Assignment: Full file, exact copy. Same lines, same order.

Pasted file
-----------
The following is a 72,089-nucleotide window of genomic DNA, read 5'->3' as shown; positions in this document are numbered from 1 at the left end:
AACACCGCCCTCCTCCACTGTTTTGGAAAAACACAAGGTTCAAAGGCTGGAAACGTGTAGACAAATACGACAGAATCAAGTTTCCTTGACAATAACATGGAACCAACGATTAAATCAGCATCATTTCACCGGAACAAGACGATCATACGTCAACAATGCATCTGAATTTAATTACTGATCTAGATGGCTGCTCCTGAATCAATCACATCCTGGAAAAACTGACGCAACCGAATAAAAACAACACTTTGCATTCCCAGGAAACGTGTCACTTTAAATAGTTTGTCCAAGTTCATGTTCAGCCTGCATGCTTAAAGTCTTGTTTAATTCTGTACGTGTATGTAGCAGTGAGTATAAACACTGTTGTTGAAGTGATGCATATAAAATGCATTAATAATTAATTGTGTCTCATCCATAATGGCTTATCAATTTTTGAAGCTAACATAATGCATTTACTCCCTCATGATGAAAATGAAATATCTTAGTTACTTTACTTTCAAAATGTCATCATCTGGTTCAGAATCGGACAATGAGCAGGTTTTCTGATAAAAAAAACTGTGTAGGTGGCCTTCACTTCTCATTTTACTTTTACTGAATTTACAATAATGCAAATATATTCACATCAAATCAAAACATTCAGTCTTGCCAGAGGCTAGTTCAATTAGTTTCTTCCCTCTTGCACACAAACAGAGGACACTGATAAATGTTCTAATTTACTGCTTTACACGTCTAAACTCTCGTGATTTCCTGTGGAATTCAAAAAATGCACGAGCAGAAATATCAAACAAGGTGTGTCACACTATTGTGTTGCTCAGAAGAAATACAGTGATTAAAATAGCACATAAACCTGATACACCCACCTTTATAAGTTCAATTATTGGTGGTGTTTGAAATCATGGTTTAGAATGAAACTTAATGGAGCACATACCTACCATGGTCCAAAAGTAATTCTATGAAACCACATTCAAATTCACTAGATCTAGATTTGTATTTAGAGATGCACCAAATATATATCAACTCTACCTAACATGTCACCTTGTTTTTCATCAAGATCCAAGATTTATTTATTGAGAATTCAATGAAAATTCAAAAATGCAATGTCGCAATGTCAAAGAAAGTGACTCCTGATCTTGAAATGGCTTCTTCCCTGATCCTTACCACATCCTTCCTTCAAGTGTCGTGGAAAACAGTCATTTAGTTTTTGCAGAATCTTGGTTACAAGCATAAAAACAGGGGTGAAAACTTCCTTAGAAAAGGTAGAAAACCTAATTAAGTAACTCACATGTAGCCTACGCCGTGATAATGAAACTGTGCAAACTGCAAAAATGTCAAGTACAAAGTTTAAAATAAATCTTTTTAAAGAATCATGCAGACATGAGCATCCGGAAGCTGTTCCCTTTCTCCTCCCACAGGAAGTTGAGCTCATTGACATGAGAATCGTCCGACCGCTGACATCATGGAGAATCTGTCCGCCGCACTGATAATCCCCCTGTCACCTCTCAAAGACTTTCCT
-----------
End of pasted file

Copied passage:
The following is a 72,089-nucleotide window of genomic DNA, read 5'->3' as shown; positions in this document are numbered from 1 at the left end:
AACACCGCCCTCCTCCACTGTTTTGGAAAAACACAAGGTTCAAAGGCTGGAAACGTGTAGACAAATACGACAGAATCAAGTTTCCTTGACAATAACATGGAACCAACGATTAAATCAGCATCATTTCACCGGAACAAGACGATCATACGTCAACAATGCATCTGAATTTAATTACTGATCTAGATGGCTGCTCCTGAATCAATCACATCCTGGAAAAACTGACGCAACCGAATAAAAACAACACTTTGCATTCCCAGGAAACGTGTCACTTTAAATAGTTTGTCCAAGTTCATGTTCAGCCTGCATGCTTAAAGTCTTGTTTAATTCTGTACGTGTATGTAGCAGTGAGTATAAACACTGTTGTTGAAGTGATGCATATAAAATGCATTAATAATTAATTGTGTCTCATCCATAATGGCTTATCAATTTTTGAAGCTAACATAATGCATTTACTCCCTCATGATGAAAATGAAATATCTTAGTTACTTTACTTTCAAAATGTCATCATCTGGTTCAGAATCGGACAATGAGCAGGTTTTCTGATAAAAAAAACTGTGTAGGTGGCCTTCACTTCTCATTTTACTTTTACTGAATTTACAATAATGCAAATATATTCACATCAAATCAAAACATTCAGTCTTGCCAGAGGCTAGTTCAATTAGTTTCTTCCCTCTTGCACACAAACAGAGGACACTGATAAATGTTCTAATTTACTGCTTTACACGTCTAAACTCTCGTGATTTCCTGTGGAATTCAAAAAATGCACGAGCAGAAATATCAAACAAGGTGTGTCACACTATTGTGTTGCTCAGAAGAAATACAGTGATTAAAATAGCACATAAACCTGATACACCCACCTTTATAAGTTCAATTATTGGTGGTGTTTGAAATCATGGTTTAGAATGAAACTTAATGGAGCACATACCTACCATGGTCCAAAAGTAATTCTATGAAACCACATTCAAATTCACTAGATCTAGATTTGTATTTAGAGATGCACCAAATATATATCAACTCTACCTAACATGTCACCTTGTTTTTCATCAAGATCCAAGATTTATTTATTGAGAATTCAATGAAAATTCAAAAATGCAATGTCGCAATGTCAAAGAAAGTGACTCCTGATCTTGAAATGGCTTCTTCCCTGATCCTTACCACATCCTTCCTTCAAGTGTCGTGGAAAACAGTCATTTAGTTTTTGCAGAATCTTGGTTACAAGCATAAAAACAGGGGTGAAAACTTCCTTAGAAAAGGTAGAAAACCTAATTAAGTAACTCACATGTAGCCTACGCCGTGATAATGAAACTGTGCAAACTGCAAAAATGTCAAGTACAAAGTTTAAAATAAATCTTTTTAAAGAATCATGCAGACATGAGCATCCGGAAGCTGTTCCCTTTCTCCTCCCACAGGAAGTTGAGCTCATTGACATGAGAATCGTCCGACCGCTGACATCATGGAGAATCTGTCCGCCGCACTGATAATCCCCCTGTCACCTCTCAAAGACTTTCCT